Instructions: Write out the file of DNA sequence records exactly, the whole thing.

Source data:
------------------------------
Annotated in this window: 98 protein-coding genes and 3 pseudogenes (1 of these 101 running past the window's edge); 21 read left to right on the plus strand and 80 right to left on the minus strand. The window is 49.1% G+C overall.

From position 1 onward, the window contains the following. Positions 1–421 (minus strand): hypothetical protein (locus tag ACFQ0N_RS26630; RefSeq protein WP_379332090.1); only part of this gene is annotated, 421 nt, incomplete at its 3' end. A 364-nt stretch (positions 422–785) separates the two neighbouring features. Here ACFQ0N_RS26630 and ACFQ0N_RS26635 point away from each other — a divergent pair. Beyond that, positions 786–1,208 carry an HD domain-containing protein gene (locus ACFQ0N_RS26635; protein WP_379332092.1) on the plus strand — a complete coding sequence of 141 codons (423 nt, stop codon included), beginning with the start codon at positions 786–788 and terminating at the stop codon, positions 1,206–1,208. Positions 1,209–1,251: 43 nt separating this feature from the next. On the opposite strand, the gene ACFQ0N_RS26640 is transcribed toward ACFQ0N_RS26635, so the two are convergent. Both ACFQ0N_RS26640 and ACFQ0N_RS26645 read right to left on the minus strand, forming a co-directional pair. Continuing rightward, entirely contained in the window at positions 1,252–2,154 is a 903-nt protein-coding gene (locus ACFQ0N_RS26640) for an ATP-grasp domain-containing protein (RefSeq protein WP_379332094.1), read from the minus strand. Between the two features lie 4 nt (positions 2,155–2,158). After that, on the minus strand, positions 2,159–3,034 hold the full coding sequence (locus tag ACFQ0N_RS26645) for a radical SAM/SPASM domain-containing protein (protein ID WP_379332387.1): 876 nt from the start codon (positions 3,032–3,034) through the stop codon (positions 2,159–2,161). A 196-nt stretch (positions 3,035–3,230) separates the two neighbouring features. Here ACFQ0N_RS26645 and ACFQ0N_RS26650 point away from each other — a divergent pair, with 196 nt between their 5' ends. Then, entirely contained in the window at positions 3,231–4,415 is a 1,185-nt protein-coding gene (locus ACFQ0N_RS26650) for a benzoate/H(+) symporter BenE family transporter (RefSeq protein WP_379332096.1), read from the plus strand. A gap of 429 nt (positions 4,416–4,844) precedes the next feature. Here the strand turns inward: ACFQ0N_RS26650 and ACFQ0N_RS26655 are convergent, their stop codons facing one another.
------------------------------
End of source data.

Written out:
Annotated in this window: 98 protein-coding genes and 3 pseudogenes (1 of these 101 running past the window's edge); 21 read left to right on the plus strand and 80 right to left on the minus strand. The window is 49.1% G+C overall.

From position 1 onward, the window contains the following. Positions 1–421 (minus strand): hypothetical protein (locus tag ACFQ0N_RS26630; RefSeq protein WP_379332090.1); only part of this gene is annotated, 421 nt, incomplete at its 3' end. A 364-nt stretch (positions 422–785) separates the two neighbouring features. Here ACFQ0N_RS26630 and ACFQ0N_RS26635 point away from each other — a divergent pair. Beyond that, positions 786–1,208 carry an HD domain-containing protein gene (locus ACFQ0N_RS26635; protein WP_379332092.1) on the plus strand — a complete coding sequence of 141 codons (423 nt, stop codon included), beginning with the start codon at positions 786–788 and terminating at the stop codon, positions 1,206–1,208. Positions 1,209–1,251: 43 nt separating this feature from the next. On the opposite strand, the gene ACFQ0N_RS26640 is transcribed toward ACFQ0N_RS26635, so the two are convergent. Both ACFQ0N_RS26640 and ACFQ0N_RS26645 read right to left on the minus strand, forming a co-directional pair. Continuing rightward, entirely contained in the window at positions 1,252–2,154 is a 903-nt protein-coding gene (locus ACFQ0N_RS26640) for an ATP-grasp domain-containing protein (RefSeq protein WP_379332094.1), read from the minus strand. Between the two features lie 4 nt (positions 2,155–2,158). After that, on the minus strand, positions 2,159–3,034 hold the full coding sequence (locus tag ACFQ0N_RS26645) for a radical SAM/SPASM domain-containing protein (protein ID WP_379332387.1): 876 nt from the start codon (positions 3,032–3,034) through the stop codon (positions 2,159–2,161). A 196-nt stretch (positions 3,035–3,230) separates the two neighbouring features. Here ACFQ0N_RS26645 and ACFQ0N_RS26650 point away from each other — a divergent pair, with 196 nt between their 5' ends. Then, entirely contained in the window at positions 3,231–4,415 is a 1,185-nt protein-coding gene (locus ACFQ0N_RS26650) for a benzoate/H(+) symporter BenE family transporter (RefSeq protein WP_379332096.1), read from the plus strand. A gap of 429 nt (positions 4,416–4,844) precedes the next feature. Here the strand turns inward: ACFQ0N_RS26650 and ACFQ0N_RS26655 are convergent, their stop codons facing one another.